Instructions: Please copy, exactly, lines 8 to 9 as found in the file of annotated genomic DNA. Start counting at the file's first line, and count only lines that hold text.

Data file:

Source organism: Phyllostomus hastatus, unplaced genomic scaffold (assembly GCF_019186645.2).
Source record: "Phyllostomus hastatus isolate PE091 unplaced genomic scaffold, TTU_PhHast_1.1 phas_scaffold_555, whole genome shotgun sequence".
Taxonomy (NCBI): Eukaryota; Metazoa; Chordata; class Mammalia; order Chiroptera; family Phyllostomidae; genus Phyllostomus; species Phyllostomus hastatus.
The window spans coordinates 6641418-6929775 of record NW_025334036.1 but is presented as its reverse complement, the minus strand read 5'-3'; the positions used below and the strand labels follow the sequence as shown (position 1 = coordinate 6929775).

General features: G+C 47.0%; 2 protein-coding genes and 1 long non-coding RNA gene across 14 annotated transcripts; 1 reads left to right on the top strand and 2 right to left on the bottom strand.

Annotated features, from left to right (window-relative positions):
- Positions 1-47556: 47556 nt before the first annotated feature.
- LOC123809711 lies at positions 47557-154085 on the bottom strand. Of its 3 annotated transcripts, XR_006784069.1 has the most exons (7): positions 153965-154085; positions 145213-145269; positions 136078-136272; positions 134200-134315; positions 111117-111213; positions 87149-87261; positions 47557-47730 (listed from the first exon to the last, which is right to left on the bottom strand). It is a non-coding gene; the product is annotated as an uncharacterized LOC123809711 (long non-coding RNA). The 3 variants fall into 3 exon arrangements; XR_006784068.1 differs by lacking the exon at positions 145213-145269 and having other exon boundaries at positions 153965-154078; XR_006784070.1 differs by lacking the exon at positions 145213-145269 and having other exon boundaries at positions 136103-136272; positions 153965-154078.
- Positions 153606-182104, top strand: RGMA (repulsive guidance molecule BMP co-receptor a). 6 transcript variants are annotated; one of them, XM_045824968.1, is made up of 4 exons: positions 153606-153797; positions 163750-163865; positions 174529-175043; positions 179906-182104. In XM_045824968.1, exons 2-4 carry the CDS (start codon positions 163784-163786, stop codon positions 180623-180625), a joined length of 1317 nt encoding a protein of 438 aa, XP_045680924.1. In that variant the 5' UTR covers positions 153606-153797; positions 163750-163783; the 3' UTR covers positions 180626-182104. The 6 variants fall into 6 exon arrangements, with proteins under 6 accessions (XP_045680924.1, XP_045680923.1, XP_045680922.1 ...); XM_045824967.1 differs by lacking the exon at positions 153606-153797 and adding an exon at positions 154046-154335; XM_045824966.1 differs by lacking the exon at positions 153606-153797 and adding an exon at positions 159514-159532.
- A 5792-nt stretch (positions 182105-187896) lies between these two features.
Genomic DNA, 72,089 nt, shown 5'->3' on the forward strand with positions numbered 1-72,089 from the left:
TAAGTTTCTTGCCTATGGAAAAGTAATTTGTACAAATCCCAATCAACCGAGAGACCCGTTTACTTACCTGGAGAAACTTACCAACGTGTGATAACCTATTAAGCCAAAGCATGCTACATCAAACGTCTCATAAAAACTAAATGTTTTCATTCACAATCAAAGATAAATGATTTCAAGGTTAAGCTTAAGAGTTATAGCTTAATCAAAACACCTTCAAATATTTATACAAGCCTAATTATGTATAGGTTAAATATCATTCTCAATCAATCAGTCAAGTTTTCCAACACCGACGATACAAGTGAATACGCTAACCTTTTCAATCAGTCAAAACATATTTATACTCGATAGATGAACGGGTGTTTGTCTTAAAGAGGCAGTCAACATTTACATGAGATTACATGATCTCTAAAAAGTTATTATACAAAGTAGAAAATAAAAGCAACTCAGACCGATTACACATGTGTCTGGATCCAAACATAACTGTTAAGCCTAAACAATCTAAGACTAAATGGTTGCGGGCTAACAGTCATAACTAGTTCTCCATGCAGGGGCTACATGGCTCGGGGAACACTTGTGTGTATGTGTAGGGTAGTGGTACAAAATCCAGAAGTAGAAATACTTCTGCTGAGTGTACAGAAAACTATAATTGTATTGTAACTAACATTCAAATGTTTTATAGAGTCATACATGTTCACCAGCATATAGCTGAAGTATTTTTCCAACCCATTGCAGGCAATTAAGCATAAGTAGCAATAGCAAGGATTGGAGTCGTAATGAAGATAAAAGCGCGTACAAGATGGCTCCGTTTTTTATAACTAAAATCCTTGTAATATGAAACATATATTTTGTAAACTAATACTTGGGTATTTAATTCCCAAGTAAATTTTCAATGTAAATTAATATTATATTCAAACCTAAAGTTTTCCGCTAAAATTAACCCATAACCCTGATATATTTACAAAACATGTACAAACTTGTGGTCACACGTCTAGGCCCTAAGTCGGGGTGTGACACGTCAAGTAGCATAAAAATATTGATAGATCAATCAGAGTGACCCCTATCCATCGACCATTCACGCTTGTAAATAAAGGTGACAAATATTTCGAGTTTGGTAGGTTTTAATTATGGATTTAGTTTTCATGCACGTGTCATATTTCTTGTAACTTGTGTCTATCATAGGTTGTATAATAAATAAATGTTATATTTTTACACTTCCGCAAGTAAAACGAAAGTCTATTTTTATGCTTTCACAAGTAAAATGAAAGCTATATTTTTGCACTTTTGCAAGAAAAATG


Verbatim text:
- LOC123809711 lies at positions 47557-154085 on the bottom strand. Of its 3 annotated transcripts, XR_006784069.1 has the most exons (7): positions 153965-154085; positions 145213-145269; positions 136078-136272; positions 134200-134315; positions 111117-111213; positions 87149-87261; positions 47557-47730 (listed from the first exon to the last, which is right to left on the bottom strand). It is a non-coding gene; the product is annotated as an uncharacterized LOC123809711 (long non-coding RNA). The 3 variants fall into 3 exon arrangements; XR_006784068.1 differs by lacking the exon at positions 145213-145269 and having other exon boundaries at positions 153965-154078; XR_006784070.1 differs by lacking the exon at positions 145213-145269 and having other exon boundaries at positions 136103-136272; positions 153965-154078.
- Positions 153606-182104, top strand: RGMA (repulsive guidance molecule BMP co-receptor a). 6 transcript variants are annotated; one of them, XM_045824968.1, is made up of 4 exons: positions 153606-153797; positions 163750-163865; positions 174529-175043; positions 179906-182104. In XM_045824968.1, exons 2-4 carry the CDS (start codon positions 163784-163786, stop codon positions 180623-180625), a joined length of 1317 nt encoding a protein of 438 aa, XP_045680924.1. In that variant the 5' UTR covers positions 153606-153797; positions 163750-163783; the 3' UTR covers positions 180626-182104. The 6 variants fall into 6 exon arrangements, with proteins under 6 accessions (XP_045680924.1, XP_045680923.1, XP_045680922.1 ...); XM_045824967.1 differs by lacking the exon at positions 153606-153797 and adding an exon at positions 154046-154335; XM_045824966.1 differs by lacking the exon at positions 153606-153797 and adding an exon at positions 159514-159532.